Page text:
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The Lost House

Richard Harding Davis

Book Overview: 

Austin Ford, the London correspondent of the New York Republic, is spending some idle time in the American Embassy chatting with the Second Secretary, when suddenly a note is brought in. This note is an appeal for help, found in the gutter in a dark alley. The writer claims to be a young girl, who is kept against her will locked up in a lunatic asylum by her uncle. Although the Second Secretary tries to convince him that there is nothing to it, the journalist is determined to follow the lead.

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Book Excerpt: 
. . .rner, hidden by the pillars of a portico, the water dripping from his rain-coat, Ford gazed long and anxiously at the blank windows of the three houses. Like blind eyes staring into his, they told no tales, betrayed no secret. Around him the commonplace life of the neighborhood proceeded undisturbed. Somewhere concealed in the single row of houses a girl was imprisoned, her life threatened; perhaps even at that moment she was facing her death. While, on either side, shut from her by the thickness only of a brick wall, people were talking, reading, making tea, preparing the evening meal, or, in the street below, hurrying by, intent on trivial errands. Hansom cabs, prowling in search of a fare, passed through the street where a woman was being robbed of a fortune, the drivers occupied only with thoughts of a possible shilling; a housemaid with a jug in her hand and a shawl over her bare head, hastened to the near-by public-house; the postman made his rounds, and delivered c. . . Read More

Community Reviews

Get thee to a nunnery.

I had this sentence in my brain bank since I don’t know how long. I finished the book yesterday and was thinking about what I would say in the review and this kept on popping up to my forebrain, so I decided to lead off with it, as it is sort of apropos…. but then wondered wher

Though this book is set in a pre-WWI convent boarding-school and my Catholic elementary (co-ed) education started shortly after Vatican II, I recognize plenty in these pages. During my read, I told my husband (who was raised Lutheran and later became a Baptist) there was no need for Protestants to c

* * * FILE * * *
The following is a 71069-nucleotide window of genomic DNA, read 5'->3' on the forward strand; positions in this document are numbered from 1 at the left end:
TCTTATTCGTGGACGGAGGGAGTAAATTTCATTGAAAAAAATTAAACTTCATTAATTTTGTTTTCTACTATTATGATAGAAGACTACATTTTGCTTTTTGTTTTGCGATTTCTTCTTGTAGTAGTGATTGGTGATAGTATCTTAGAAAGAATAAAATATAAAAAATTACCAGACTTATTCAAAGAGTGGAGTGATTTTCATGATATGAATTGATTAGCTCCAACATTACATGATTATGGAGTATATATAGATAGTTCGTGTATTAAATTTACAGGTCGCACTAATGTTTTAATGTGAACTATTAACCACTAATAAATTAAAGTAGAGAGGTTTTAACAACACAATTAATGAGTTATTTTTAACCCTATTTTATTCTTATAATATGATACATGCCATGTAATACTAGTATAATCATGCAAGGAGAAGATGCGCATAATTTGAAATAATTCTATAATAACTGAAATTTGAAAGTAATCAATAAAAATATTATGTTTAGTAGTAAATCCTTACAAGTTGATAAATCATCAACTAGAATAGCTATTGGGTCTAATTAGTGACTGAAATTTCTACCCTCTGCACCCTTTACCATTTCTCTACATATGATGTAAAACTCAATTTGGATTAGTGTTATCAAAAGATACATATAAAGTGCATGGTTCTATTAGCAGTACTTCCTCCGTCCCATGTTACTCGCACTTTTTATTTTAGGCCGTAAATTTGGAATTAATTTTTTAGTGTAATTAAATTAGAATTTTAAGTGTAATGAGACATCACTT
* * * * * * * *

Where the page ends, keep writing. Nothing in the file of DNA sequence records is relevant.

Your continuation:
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“Do you know that no character is any good in this world unless that will has been broken completely? Broken and re-set in God’s own way. I don’t think your will has been quite broken, my dear child, do you?”

After converting to Catholicism, nine year old Nanda Gray is

A beautifully observed book, Frost in May is set in a Catholic girls' boarding school in England in the 1910s. Young Nanda Gray, the daughter of a recent convert to Catholicism, at once finds herself entranced by the romanticised religiosity of the nuns and her fellow students, and uneasy with the p

"And do you know that no character is any good in this world unless that will has been broken completely? Broken and re-set in God's own way. I don't think your will has quite been broken, my dear child, do you?"

At first it seems that this is a book about Catholicism but really I think it's abou

I first read this book many years ago and it was interesting to re-read it. This is based on Antonia White's own experiences of life in a convent school. When we first meet Nanda (Fernanda)Grey, she is nine years old and on her way to the Convent of the Five Wounds at Lippington. Her beloved father

4.5 stars
This is an autobiographical novel about life in a Catholic Girls school, quite closely based on White’s own life. Like the protagonist of the novel, Nanda, White was a Catholic convert at the age of nine and was sent to a school very like the one in the book. Nanda wants to be a good Cathol

In her introduction to this novel, author Elizabeth Bowen claims (asserts?) that this is the only girls' school story which can be thought of as, not only a classic, but also a work of art. It's a book which has been long known to me mostly because of Virago founder Carmen Callil's championship of i

On the surface, this is a classic girls' school story, largely autobiographical, told with a simplicity that belies the book's underlying complexity. For it's a Catholic convent school, and recently converted Nanda has somewhat more to face there than the usual run of classes and tests, sports, and

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